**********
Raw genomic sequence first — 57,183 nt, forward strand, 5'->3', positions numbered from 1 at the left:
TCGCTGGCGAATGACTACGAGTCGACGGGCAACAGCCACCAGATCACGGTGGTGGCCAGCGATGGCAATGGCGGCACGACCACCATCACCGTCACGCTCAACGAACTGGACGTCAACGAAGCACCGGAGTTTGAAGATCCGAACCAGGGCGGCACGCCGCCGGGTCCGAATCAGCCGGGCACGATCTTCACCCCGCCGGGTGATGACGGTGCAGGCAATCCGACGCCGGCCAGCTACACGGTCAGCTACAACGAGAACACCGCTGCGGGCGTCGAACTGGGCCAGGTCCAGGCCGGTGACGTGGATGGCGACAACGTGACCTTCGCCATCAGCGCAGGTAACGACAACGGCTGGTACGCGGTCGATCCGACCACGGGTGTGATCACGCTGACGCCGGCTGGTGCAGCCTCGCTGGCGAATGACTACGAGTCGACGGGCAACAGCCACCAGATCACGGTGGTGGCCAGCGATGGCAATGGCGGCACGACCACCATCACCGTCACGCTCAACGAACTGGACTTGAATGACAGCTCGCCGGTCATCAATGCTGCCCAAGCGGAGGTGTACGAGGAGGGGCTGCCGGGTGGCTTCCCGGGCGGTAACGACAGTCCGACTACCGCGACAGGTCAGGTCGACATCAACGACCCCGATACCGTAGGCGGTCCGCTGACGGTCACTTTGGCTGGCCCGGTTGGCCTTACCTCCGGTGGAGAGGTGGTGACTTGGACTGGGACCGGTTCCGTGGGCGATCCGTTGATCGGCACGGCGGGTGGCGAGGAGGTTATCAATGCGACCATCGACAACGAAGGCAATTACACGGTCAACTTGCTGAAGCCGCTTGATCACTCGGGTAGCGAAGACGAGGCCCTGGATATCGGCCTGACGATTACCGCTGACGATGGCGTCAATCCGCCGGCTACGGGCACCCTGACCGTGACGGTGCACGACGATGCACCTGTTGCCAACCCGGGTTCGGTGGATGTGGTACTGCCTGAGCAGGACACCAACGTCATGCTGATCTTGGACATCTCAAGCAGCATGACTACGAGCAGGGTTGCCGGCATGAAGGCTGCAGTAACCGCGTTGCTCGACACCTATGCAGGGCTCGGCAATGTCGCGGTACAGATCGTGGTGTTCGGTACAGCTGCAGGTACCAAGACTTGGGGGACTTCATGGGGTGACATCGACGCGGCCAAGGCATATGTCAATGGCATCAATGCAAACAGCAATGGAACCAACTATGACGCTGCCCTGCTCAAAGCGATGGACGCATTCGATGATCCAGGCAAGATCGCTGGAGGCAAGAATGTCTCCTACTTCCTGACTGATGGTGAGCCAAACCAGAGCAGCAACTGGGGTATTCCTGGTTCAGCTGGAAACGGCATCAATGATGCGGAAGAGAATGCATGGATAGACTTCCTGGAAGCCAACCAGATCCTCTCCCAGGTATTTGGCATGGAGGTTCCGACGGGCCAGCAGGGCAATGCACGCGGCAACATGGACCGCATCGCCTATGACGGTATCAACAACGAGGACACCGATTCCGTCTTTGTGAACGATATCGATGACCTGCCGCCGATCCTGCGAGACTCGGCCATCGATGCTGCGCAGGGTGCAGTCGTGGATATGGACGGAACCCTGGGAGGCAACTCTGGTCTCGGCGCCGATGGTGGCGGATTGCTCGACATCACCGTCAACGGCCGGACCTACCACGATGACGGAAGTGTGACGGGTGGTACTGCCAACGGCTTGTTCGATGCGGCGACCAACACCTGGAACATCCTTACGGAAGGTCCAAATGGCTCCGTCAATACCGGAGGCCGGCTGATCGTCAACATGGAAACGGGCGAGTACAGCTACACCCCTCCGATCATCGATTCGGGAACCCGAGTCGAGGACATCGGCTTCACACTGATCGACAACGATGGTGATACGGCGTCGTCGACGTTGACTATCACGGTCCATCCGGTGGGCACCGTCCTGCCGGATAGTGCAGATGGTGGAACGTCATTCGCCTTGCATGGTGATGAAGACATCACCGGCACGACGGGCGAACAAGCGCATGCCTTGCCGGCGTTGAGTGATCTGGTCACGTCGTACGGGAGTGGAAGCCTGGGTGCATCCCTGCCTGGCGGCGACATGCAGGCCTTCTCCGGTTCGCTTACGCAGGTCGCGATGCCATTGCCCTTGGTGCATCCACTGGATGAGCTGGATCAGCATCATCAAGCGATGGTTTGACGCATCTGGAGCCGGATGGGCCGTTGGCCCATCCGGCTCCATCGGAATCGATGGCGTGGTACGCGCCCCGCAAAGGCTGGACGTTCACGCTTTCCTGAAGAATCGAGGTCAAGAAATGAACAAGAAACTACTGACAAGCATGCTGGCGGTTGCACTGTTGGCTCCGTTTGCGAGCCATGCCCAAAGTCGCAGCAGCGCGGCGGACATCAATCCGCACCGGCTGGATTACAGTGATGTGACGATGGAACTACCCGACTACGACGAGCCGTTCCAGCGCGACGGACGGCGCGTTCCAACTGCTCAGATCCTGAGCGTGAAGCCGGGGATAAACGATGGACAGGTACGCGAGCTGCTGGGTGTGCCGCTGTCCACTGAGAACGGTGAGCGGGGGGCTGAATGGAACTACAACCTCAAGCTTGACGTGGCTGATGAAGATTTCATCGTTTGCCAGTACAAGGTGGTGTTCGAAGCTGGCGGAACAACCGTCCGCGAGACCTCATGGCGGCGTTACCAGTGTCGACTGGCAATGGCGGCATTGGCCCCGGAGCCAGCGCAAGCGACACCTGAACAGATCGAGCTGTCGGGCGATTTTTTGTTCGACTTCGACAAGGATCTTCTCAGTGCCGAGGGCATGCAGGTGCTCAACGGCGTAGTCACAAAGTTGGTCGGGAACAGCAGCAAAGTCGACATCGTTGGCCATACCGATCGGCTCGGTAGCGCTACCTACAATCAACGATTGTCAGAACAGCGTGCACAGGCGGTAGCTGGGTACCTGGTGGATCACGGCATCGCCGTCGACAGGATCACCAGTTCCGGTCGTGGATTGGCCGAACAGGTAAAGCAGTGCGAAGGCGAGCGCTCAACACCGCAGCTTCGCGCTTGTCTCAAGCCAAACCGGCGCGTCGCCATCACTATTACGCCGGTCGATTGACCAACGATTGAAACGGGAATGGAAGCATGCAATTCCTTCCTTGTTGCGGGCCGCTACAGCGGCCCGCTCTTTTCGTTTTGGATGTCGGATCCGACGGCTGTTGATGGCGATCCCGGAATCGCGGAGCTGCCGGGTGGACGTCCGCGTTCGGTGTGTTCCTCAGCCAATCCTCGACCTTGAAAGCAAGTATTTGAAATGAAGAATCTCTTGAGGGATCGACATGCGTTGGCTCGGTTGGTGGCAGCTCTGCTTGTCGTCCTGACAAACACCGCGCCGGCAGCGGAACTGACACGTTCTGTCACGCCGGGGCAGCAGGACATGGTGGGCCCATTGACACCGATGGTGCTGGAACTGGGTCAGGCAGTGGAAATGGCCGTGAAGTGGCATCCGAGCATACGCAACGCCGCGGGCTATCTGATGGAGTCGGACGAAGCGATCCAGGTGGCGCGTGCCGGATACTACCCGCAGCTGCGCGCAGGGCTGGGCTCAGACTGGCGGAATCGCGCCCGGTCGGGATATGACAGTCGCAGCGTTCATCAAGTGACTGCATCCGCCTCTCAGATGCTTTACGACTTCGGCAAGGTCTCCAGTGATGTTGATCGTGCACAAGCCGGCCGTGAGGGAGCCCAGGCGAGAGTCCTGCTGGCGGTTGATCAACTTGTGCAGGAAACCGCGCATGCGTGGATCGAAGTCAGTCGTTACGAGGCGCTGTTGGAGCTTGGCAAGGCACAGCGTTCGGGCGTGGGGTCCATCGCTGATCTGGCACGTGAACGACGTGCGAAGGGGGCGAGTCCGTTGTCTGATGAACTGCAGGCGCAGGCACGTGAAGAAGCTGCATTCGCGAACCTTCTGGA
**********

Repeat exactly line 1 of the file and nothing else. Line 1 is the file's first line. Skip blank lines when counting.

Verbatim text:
Raw genomic sequence first — 57,183 nt, forward strand, 5'->3', positions numbered from 1 at the left: